With the Yale SOM application going live earlier this month and our Application Tips Panel set for this Friday, July 27, many of you likely have been thinking quite a lot about the journey you’re embarking on. As I discussed in my last post, the work that goes into an MBA application is considerable, and even after you hit submit, your Yale SOM application isn’t quite finished.
In fact, when I talk to prospective applicants, many questions tend to be about a piece of the process that occurs after you submit your application: the video questions.
While I can’t give you the questions ahead of time (what fun would that be?), below are some tips that will hopefully put you at ease with the platform, the types of questions asked, and how you can prepare.
1. Get comfortable with the platform.
Once you’ve submitted your application and paid your application fee, you will receive a link on your status page to complete your video questions and you’ll have a few days after the Round 1 application deadline to do so. When you’re ready, you will have the opportunity to complete a practice question first. I highly recommend taking advantage of this option. Beyond helping you get comfortable with the platform, completing this step also offers you the opportunity to adjust your microphone and camera angle after watching the recording of your practice answer. Feel free to complete the practice question more than once; the admission committee will not have access to your practice recordings.
You are probably familiar with Skype, which is broadly analogous to the platform we use for our video questions. As further preparation, you may want to have a friend ask you some practice questions over Skype, but have them turn off their video so you can’t see them—this will make the experience even more similar to the one you’ll have with our video-question platform. You can then practice answering questions on an online platform without receiving any verbal cues, similar to a recording.
2. Be prepared.
Our video questions will resemble questions you could be asked in any standard interview. My biggest piece of advice is to practice answering basic behavioral interview questions. In your answers, we’re looking to assess your potential for leadership and your communication skills.
You will receive three video questions, to which you will have 60 to 90 seconds to respond, depending on the question. If you aren’t familiar with answering questions in this specific timeframe, this can be challenging, so when you practice your responses, be sure to time yourself.
Last, try your best not to leave the video questions until the last minute. They only take 15 minutes to complete, so they won’t require a huge amount of your time, but there is more opportunity for error when you feel rushed. Leave yourself time to ensure you have a quiet, clean space to complete the questions, and limit your chances for interruption. Be sure your internet connection is strong. Although the video questions do not take the place of an interview, it might be helpful to treat them like one: dress professionally and be sure to speak clearly and concisely.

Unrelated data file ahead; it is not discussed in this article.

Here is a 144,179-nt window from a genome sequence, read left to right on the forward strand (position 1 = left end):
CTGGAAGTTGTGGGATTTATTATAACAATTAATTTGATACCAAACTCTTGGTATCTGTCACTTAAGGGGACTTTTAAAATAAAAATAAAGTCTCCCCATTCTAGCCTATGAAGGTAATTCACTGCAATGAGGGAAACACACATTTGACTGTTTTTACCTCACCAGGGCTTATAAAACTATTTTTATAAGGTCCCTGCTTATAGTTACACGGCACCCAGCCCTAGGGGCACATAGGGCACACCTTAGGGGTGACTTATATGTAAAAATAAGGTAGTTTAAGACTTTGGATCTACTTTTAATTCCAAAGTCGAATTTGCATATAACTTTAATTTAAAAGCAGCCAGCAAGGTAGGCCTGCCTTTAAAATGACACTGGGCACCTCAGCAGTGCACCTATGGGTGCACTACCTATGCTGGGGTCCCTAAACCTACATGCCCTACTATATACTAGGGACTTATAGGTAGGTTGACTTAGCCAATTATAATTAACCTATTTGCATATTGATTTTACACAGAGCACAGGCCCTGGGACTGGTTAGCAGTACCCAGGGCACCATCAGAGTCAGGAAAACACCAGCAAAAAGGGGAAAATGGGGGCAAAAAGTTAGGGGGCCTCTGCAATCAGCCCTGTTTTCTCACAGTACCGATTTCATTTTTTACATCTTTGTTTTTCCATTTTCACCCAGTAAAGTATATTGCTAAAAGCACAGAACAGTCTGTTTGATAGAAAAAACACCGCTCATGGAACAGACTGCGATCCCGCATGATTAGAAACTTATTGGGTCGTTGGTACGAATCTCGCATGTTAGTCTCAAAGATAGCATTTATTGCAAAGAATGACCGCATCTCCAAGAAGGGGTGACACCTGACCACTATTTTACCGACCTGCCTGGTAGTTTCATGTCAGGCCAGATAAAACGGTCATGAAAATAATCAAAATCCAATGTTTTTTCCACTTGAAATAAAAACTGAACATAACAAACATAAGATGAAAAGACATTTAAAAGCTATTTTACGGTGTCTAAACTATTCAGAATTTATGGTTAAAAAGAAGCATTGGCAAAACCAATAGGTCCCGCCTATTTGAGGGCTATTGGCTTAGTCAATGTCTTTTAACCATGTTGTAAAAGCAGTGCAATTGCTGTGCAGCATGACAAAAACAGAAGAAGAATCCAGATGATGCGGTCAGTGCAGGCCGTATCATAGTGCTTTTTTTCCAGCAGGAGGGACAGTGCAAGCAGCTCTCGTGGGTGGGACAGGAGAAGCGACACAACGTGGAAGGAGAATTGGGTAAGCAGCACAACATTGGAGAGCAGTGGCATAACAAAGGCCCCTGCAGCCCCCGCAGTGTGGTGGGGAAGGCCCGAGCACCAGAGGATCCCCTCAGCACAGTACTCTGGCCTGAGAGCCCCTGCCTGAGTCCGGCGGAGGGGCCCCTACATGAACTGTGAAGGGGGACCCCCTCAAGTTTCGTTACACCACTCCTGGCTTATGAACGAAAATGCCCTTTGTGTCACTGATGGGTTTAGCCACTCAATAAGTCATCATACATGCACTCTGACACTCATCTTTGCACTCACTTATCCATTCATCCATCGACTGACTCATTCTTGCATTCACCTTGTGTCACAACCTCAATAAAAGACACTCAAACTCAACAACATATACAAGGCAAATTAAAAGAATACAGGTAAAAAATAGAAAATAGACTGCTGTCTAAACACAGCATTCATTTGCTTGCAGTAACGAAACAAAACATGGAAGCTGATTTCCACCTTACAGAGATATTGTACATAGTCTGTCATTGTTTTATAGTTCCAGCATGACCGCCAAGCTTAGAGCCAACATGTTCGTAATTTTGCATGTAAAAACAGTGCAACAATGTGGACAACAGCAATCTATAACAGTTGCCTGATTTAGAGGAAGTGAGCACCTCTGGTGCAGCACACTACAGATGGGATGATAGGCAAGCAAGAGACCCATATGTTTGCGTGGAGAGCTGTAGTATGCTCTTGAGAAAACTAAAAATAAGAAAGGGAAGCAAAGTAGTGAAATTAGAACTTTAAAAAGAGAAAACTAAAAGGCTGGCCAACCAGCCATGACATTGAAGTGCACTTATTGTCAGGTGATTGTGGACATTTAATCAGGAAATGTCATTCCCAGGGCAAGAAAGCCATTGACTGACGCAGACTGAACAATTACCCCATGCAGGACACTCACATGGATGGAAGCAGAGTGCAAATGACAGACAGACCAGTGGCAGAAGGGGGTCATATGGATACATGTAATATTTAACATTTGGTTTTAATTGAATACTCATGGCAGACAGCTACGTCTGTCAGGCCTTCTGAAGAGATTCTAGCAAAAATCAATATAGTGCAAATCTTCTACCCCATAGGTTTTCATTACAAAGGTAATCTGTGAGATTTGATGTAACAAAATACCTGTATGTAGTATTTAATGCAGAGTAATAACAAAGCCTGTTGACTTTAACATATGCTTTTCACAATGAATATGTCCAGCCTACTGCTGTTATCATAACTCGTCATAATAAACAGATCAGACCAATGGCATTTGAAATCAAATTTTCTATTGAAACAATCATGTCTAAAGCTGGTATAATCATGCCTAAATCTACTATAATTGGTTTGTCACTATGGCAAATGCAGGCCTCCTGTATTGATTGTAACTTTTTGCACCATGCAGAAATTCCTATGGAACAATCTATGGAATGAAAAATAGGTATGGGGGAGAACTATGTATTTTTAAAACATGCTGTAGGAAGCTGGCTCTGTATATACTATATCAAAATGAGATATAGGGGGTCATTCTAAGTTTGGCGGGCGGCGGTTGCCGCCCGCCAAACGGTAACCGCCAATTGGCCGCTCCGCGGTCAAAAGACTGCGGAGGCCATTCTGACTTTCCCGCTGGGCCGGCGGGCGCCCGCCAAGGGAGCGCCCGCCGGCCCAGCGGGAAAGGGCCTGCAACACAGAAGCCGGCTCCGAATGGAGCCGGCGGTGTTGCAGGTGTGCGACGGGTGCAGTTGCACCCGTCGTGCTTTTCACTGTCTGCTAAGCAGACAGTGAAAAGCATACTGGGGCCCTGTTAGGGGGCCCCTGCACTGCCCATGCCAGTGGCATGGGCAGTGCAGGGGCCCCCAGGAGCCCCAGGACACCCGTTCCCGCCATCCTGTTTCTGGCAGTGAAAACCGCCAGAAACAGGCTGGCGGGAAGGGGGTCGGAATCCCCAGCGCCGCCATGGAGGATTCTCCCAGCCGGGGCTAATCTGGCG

3. Be yourself.
You’ll hear this advice time and again, and for good reason. It is excellent advice.
Speak to your own experiences, successes, and shortcomings. Your story is very different from those of others we will see in the application process, and it is your story we are looking to learn about.
Finally, and perhaps most important, relax! Don’t feel that your responses need to be perfect. We know that your answers are spontaneous, and we know that your candidacy comprises much more than brief responses to three short questions. So of course take this part of the application seriously, but do not feel that your entire application is riding on it. This is just one aspect of our overall review, and not something that will outweigh other parts of your application.
Remember the video questions were initially developed as a replacement for a test of English language proficiency, which is why we no longer require any applicants to take the TOEFL, IELTS, or any other, similar test. The questions you will be asked are not brainteasers or riddles; rather, they represent another medium to get to know you better.
I hope this information is helpful as you prepare to complete the video question portion of your Yale SOM MBA application. We look forward to learning more about your experiences!
If you have more questions about the video questions or any part of your application, tune into our Application Tips Panel on Friday, July 27, at noon ET.
Assistant Dean for Admissions
Yale School of Management
165 Whitney Avenue
New Haven, CT 06520-8200
203.432.5635, Admissions Office
203.432.6380, Visitor Center